In the News: Iain Duncan Smith’s tougher fit-to-work tests ‘coincide with 590 additional suicides’

The introduction of tougher fit-to-work tests for sick and disabled people have coincided with hundreds more suicides and thousands more cases of mental illness, academic researchers have said.

In findings that could be hugely damaging for the Government’s welfare reform agenda, experts from the universities of Liverpool and Oxford said that up to 590 additional suicides, 279,000 cases of mental ill health and 725,000 more prescriptions for antidepressants between 2010 and 2013 were associated with the introduction of the more stringent Work Capability Assessment (WCA).

While the study could not prove cause and effect, the leading mental health charity Mind said the findings were “worrying” and evidence that the new fit-to-work tests could be “seriously harmful”.

The Royal College of Psychiatrists also said the research was of “high quality”, adding that it called into question the wisdom of the Government’s reforms.

However, the Department for Work and Pensions has challenged the findings, published online in the Journal of Epidemiology and Community Health. They come after a coroner’s report in September blamed the suicide of a disabled man on the WCA.

Labour said the new findings should be “devastating for the Government”.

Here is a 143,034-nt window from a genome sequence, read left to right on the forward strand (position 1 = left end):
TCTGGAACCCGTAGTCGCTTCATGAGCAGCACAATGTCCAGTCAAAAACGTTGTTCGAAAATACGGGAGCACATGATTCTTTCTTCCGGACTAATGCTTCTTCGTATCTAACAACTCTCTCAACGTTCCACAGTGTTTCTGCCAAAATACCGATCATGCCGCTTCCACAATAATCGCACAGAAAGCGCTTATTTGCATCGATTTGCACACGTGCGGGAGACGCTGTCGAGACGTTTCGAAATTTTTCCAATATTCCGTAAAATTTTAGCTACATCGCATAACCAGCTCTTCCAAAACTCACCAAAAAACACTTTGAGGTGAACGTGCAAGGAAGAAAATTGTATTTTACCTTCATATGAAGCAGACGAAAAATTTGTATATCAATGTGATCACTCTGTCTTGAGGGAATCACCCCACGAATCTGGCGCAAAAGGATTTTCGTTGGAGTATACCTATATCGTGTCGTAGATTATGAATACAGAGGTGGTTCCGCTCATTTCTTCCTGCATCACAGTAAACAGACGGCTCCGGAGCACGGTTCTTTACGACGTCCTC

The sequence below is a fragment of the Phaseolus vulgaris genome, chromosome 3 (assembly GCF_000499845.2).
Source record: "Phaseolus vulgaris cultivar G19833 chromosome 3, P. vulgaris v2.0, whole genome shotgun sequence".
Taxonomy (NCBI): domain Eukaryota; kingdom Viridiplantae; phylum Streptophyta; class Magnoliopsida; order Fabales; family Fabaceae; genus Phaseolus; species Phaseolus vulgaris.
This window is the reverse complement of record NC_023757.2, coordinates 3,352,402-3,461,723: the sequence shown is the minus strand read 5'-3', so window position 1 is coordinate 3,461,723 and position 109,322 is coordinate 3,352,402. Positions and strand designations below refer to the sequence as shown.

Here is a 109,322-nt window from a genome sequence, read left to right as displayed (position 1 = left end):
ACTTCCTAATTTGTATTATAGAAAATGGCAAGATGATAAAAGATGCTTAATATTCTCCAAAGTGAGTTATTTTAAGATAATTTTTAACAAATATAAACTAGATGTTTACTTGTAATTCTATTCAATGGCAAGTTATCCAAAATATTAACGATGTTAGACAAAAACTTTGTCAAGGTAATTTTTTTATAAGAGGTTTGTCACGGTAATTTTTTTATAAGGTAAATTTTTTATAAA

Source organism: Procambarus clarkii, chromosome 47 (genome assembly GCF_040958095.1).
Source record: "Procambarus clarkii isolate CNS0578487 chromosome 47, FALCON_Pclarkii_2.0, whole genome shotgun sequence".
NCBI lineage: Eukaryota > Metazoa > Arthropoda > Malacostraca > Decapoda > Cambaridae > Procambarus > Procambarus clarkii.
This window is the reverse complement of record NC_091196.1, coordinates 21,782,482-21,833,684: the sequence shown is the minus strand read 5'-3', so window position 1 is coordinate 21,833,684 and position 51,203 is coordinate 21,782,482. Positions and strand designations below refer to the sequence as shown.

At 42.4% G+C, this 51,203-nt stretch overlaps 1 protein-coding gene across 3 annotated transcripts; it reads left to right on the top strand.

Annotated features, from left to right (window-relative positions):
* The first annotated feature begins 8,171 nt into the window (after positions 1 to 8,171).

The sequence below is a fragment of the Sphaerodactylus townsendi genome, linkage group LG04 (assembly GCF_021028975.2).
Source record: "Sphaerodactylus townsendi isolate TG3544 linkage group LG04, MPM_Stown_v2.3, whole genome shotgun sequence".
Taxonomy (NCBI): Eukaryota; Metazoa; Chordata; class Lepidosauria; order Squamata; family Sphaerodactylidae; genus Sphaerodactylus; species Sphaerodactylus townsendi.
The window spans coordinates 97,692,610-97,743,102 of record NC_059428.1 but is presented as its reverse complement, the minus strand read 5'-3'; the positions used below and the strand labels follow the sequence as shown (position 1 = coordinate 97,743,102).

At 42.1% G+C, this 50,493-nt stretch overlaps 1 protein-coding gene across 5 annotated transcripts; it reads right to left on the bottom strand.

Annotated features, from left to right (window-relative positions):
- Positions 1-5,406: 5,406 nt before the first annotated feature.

The research compared local trends in suicide, antidepressant prescribing and self-reported cases of mental ill health in English local authorities, with the numbers of disability assessments carried out between 2004 and 2013.

In those areas with the highest rates of reassessment using the WCA, there were also higher increases of all three factors. The researchers said that despite carrying out extensive work to rule out other confounding factors, the data suggested the increase could be linked to WCA.

“Our study provides evidence that the policy in England of reassessing the eligibility of [disability] benefit recipients using the WCA may have unintended but serious consequences for population mental health,” they conclude. “There is a danger that these adverse effects outweigh any benefits that may or may not arise from moving people off disability benefits.”

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